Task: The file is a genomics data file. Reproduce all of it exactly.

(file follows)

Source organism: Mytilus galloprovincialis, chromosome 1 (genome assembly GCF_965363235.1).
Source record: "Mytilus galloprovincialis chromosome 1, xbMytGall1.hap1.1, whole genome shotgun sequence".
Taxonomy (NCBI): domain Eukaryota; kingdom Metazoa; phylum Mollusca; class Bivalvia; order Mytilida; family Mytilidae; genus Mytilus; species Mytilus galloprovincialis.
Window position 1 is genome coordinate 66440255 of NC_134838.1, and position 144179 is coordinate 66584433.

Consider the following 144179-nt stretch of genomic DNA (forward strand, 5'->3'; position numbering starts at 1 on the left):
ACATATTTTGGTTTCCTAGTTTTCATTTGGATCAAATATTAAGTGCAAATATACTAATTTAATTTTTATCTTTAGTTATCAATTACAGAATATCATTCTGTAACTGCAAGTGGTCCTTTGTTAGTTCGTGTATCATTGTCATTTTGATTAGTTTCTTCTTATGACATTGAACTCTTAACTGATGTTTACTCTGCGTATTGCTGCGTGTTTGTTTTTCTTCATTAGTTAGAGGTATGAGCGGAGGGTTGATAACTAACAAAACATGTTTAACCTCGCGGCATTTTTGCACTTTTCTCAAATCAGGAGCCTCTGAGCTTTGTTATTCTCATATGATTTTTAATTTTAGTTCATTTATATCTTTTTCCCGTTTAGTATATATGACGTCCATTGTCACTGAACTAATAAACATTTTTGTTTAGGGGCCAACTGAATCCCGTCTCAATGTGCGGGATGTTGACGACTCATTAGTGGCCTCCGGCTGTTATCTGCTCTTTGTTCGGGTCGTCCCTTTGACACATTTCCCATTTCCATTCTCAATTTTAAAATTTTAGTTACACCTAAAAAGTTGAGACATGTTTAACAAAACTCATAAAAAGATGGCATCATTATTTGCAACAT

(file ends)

Source organism: Mytilus galloprovincialis, chromosome 1 (genome assembly GCF_965363235.1).
Source record: "Mytilus galloprovincialis chromosome 1, xbMytGall1.hap1.1, whole genome shotgun sequence".
Taxonomy (NCBI): domain Eukaryota; kingdom Metazoa; phylum Mollusca; class Bivalvia; order Mytilida; family Mytilidae; genus Mytilus; species Mytilus galloprovincialis.
Window position 1 is genome coordinate 66440255 of NC_134838.1, and position 144179 is coordinate 66584433.

Consider the following 144179-nt stretch of genomic DNA (forward strand, 5'->3'; position numbering starts at 1 on the left):
ACATATTTTGGTTTCCTAGTTTTCATTTGGATCAAATATTAAGTGCAAATATACTAATTTAATTTTTATCTTTAGTTATCAATTACAGAATATCATTCTGTAACTGCAAGTGGTCCTTTGTTAGTTCGTGTATCATTGTCATTTTGATTAGTTTCTTCTTATGACATTGAACTCTTAACTGATGTTTACTCTGCGTATTGCTGCGTGTTTGTTTTTCTTCATTAGTTAGAGGTATGAGCGGAGGGTTGATAACTAACAAAACATGTTTAACCTCGCGGCATTTTTGCACTTTTCTCAAATCAGGAGCCTCTGAGCTTTGTTATTCTCATATGATTTTTAATTTTAGTTCATTTATATCTTTTTCCCGTTTAGTATATATGACGTCCATTGTCACTGAACTAATAAACATTTTTGTTTAGGGGCCAACTGAATCCCGTCTCAATGTGCGGGATGTTGACGACTCATTAGTGGCCTCCGGCTGTTATCTGCTCTTTGTTCGGGTCGTCCCTTTGACACATTTCCCATTTCCATTCTCAATTTTAAAATTTTAGTTACACCTAAAAAGTTGAGACATGTTTAACAAAACTCATAAAAAGATGGCATCATTATTTGCAACAT